The Quiet Image.
In those mythic days of yesteryear I owned two 2,000 watt second Norman Strobe boxes and four flash heads. All of this stuff, a ton of light stands, a giant tripod, and enough film to last for a week and a half got stuffed into the bed of my Chevrolet three quarter ton pick-up truck. This was a truck with at least 150,000 miles on it's 350 cubic inch engine. It had a three speed transmission with a shifter on the steering column. No air conditioning. I had a "cap", not a camper, on the back. The truck got something like negative nine miles to the gallon but what did we care back then? It was Texas and they gave away gasoline instead of Green stamps at the time. The truck was oxidized baby blue with white trim.
When I picked up my art director at the Austin airport she was "enchanted" with my "rustic" truck and always excited when I backed out of parking places. In Texas people stop and wave you out if your vehicle has limited visibility. Apparently, if you are from Philadelphia, backing out without looking is considered heinous enough to start gun battles.
We made it through torrential rains and flooded highways (thank you, Truck) and we visited many interesting people who, having made fortunes in one industry or another, felt compelled to flee to rural Louisiana and throw their life savings into crumbling monuments to a dark time in our country's past.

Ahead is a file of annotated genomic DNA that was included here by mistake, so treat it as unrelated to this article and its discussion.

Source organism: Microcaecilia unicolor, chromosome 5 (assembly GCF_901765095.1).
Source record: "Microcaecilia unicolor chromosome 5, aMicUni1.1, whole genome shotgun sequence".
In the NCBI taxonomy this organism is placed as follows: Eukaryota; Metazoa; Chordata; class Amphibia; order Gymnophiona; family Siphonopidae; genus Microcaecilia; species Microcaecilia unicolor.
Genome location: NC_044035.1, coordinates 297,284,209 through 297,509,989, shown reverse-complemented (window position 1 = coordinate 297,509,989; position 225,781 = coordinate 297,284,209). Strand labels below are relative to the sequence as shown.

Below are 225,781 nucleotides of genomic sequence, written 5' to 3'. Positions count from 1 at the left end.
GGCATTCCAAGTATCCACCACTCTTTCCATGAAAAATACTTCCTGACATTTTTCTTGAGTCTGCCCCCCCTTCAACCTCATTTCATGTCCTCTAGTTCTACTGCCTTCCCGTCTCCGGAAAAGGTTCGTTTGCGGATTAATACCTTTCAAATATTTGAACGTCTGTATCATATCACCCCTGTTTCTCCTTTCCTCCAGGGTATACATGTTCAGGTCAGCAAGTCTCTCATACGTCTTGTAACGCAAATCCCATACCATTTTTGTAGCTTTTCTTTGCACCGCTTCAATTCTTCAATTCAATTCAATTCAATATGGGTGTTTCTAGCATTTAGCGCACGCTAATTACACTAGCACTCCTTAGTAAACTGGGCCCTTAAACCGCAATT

I took a lot of photographs but the one that stays with me from the trip is one I took outside with my old, twin lens Rolleiflex. It's a clump of flowers. I found them and liked them so I shot them. In my memory my trip through the backroads of Louisiana will always be marked by this image.
It's quiet, serene and captured just before the last light rinsed out in a muggy sky and the darkness crept in.
Loved that truck. We used to sleep in the back when I travelled through west Texas. It was always more fun than the hotels....